Verjus Turns Sour Grapes into Something Special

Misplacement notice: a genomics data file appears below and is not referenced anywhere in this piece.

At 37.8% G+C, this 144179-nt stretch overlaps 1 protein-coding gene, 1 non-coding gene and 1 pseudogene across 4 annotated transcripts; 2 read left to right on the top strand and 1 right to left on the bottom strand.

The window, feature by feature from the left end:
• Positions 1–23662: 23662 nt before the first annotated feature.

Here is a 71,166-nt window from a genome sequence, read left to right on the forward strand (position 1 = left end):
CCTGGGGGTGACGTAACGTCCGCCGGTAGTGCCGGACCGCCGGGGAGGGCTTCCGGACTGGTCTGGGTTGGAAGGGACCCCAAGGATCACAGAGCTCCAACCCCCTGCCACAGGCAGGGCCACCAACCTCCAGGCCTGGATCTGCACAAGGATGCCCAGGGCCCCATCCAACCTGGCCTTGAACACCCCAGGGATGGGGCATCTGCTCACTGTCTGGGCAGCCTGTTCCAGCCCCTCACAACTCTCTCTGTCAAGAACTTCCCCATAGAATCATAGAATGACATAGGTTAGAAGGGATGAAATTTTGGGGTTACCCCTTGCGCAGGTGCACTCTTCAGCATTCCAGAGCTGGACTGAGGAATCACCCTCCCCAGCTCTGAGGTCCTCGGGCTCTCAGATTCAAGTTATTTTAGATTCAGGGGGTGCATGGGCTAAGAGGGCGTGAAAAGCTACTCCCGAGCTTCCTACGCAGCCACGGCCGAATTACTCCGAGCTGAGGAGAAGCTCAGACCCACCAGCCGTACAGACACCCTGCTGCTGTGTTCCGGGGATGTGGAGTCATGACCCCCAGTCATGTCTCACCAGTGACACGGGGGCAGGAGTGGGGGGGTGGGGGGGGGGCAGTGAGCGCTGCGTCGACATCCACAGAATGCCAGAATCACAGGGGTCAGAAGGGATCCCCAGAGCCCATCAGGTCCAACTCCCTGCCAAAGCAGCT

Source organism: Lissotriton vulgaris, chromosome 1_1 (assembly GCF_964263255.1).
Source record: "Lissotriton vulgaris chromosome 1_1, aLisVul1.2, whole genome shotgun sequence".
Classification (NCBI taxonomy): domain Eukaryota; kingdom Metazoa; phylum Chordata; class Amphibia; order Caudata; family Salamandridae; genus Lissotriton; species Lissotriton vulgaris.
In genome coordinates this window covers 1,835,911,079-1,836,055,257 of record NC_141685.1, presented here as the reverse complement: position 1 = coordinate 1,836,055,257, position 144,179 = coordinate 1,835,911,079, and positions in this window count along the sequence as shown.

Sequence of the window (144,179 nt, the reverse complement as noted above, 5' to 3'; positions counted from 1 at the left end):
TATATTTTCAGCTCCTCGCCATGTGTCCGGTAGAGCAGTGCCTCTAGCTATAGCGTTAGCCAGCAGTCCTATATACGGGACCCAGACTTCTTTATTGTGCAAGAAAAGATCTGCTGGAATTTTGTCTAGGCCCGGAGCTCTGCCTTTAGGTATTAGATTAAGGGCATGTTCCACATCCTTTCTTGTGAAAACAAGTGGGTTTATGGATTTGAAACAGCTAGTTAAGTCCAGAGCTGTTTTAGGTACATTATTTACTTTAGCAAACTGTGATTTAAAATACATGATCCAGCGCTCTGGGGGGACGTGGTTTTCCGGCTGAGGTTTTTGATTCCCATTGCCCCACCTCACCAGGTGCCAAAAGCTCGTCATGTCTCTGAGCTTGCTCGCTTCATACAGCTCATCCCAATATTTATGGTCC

For those who wish to use white wine or vermouth as a cooking ingredient but are adverse to using alcohol for whatever reason, look no further than the famous French verjus. The French spelling verjus or verjuice is translated as green juice. However, this applies to the fact that it is made from unripened white grapes and has nothing to do with its green color. Since medieval times verjus was, and is an essential ingredient, in many French dishes. Its delicate tartness makes it perfect to add to all kinds of sauces, condiments, stews and meats. For awhile, especially after the discovery of the lemon, verjus was relegated to the back of the pantry. Recently it has enjoyed a renaissance. Cooks everywhere are beginning to experience the versatility of this fine product. Verjus is a great choice for tasks like deglazing the pan after sauting fish or chicken; it adds just the right touch of tartness to many dishes. But don't stop there. It can be mixed with sparkling water served over ice as a nonalcoholic aperitif. Mixologists are discovering its delicious taste and are making syrups flavored with verjus and herbs as cocktails mixers. Here's a great salad idea using verjus. Take some baby arugula and sprinkle a few handfuls with sea salt (our Trapani Italian sea salt is perfect) and coarse-ground pepper. Then shave an ounce or two of Parmigiano-Reggiano onto it and sprinkle it with equal amounts or verjus and some excellent extra virgin olive oil. Just add enough of the olive oil to coat the arugula leaves. Simply delicious and simple is the only way to describe it.